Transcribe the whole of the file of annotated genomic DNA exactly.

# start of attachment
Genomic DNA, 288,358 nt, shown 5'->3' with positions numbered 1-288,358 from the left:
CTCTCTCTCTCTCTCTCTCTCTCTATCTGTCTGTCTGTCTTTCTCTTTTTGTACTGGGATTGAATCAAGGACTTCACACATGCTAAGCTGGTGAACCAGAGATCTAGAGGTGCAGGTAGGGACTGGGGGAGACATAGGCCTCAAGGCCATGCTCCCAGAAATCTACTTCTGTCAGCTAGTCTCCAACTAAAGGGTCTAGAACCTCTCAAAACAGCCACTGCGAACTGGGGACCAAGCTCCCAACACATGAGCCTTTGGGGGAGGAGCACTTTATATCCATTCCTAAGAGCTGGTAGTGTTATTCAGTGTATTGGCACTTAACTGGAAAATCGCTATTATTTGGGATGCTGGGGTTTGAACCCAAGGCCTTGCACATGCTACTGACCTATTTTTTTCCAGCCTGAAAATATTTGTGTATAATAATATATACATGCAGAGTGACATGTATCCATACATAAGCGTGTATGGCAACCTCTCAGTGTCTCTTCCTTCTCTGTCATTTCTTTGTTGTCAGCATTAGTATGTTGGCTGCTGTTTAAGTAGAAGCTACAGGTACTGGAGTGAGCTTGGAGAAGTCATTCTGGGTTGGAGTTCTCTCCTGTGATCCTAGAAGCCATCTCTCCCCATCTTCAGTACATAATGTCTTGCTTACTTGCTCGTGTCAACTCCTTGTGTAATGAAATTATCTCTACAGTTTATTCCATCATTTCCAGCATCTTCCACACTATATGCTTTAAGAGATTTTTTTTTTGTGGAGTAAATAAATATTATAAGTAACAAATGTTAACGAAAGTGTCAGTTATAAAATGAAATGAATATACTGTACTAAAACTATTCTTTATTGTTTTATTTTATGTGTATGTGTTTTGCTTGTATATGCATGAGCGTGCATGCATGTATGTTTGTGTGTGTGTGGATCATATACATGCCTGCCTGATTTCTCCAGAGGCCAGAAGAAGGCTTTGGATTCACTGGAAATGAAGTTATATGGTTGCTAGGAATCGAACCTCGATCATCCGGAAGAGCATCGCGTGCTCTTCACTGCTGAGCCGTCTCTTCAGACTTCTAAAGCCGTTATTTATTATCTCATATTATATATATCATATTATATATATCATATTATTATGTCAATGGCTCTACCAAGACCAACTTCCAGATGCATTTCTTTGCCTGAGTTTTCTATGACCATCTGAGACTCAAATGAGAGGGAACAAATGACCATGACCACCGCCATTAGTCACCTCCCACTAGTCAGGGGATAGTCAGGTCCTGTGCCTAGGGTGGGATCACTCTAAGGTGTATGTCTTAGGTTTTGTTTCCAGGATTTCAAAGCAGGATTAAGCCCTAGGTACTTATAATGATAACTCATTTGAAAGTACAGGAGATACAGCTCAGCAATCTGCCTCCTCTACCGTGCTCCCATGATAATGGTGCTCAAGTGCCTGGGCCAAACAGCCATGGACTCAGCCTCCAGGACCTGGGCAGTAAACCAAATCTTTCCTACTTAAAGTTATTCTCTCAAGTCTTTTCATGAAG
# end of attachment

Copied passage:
Genomic DNA, 288,358 nt, shown 5'->3' with positions numbered 1-288,358 from the left:
CTCTCTCTCTCTCTCTCTCTCTCTATCTGTCTGTCTGTCTTTCTCTTTTTGTACTGGGATTGAATCAAGGACTTCACACATGCTAAGCTGGTGAACCAGAGATCTAGAGGTGCAGGTAGGGACTGGGGGAGACATAGGCCTCAAGGCCATGCTCCCAGAAATCTACTTCTGTCAGCTAGTCTCCAACTAAAGGGTCTAGAACCTCTCAAAACAGCCACTGCGAACTGGGGACCAAGCTCCCAACACATGAGCCTTTGGGGGAGGAGCACTTTATATCCATTCCTAAGAGCTGGTAGTGTTATTCAGTGTATTGGCACTTAACTGGAAAATCGCTATTATTTGGGATGCTGGGGTTTGAACCCAAGGCCTTGCACATGCTACTGACCTATTTTTTTCCAGCCTGAAAATATTTGTGTATAATAATATATACATGCAGAGTGACATGTATCCATACATAAGCGTGTATGGCAACCTCTCAGTGTCTCTTCCTTCTCTGTCATTTCTTTGTTGTCAGCATTAGTATGTTGGCTGCTGTTTAAGTAGAAGCTACAGGTACTGGAGTGAGCTTGGAGAAGTCATTCTGGGTTGGAGTTCTCTCCTGTGATCCTAGAAGCCATCTCTCCCCATCTTCAGTACATAATGTCTTGCTTACTTGCTCGTGTCAACTCCTTGTGTAATGAAATTATCTCTACAGTTTATTCCATCATTTCCAGCATCTTCCACACTATATGCTTTAAGAGATTTTTTTTTTGTGGAGTAAATAAATATTATAAGTAACAAATGTTAACGAAAGTGTCAGTTATAAAATGAAATGAATATACTGTACTAAAACTATTCTTTATTGTTTTATTTTATGTGTATGTGTTTTGCTTGTATATGCATGAGCGTGCATGCATGTATGTTTGTGTGTGTGTGGATCATATACATGCCTGCCTGATTTCTCCAGAGGCCAGAAGAAGGCTTTGGATTCACTGGAAATGAAGTTATATGGTTGCTAGGAATCGAACCTCGATCATCCGGAAGAGCATCGCGTGCTCTTCACTGCTGAGCCGTCTCTTCAGACTTCTAAAGCCGTTATTTATTATCTCATATTATATATATCATATTATATATATCATATTATTATGTCAATGGCTCTACCAAGACCAACTTCCAGATGCATTTCTTTGCCTGAGTTTTCTATGACCATCTGAGACTCAAATGAGAGGGAACAAATGACCATGACCACCGCCATTAGTCACCTCCCACTAGTCAGGGGATAGTCAGGTCCTGTGCCTAGGGTGGGATCACTCTAAGGTGTATGTCTTAGGTTTTGTTTCCAGGATTTCAAAGCAGGATTAAGCCCTAGGTACTTATAATGATAACTCATTTGAAAGTACAGGAGATACAGCTCAGCAATCTGCCTCCTCTACCGTGCTCCCATGATAATGGTGCTCAAGTGCCTGGGCCAAACAGCCATGGACTCAGCCTCCAGGACCTGGGCAGTAAACCAAATCTTTCCTACTTAAAGTTATTCTCTCAAGTCTTTTCATGAAG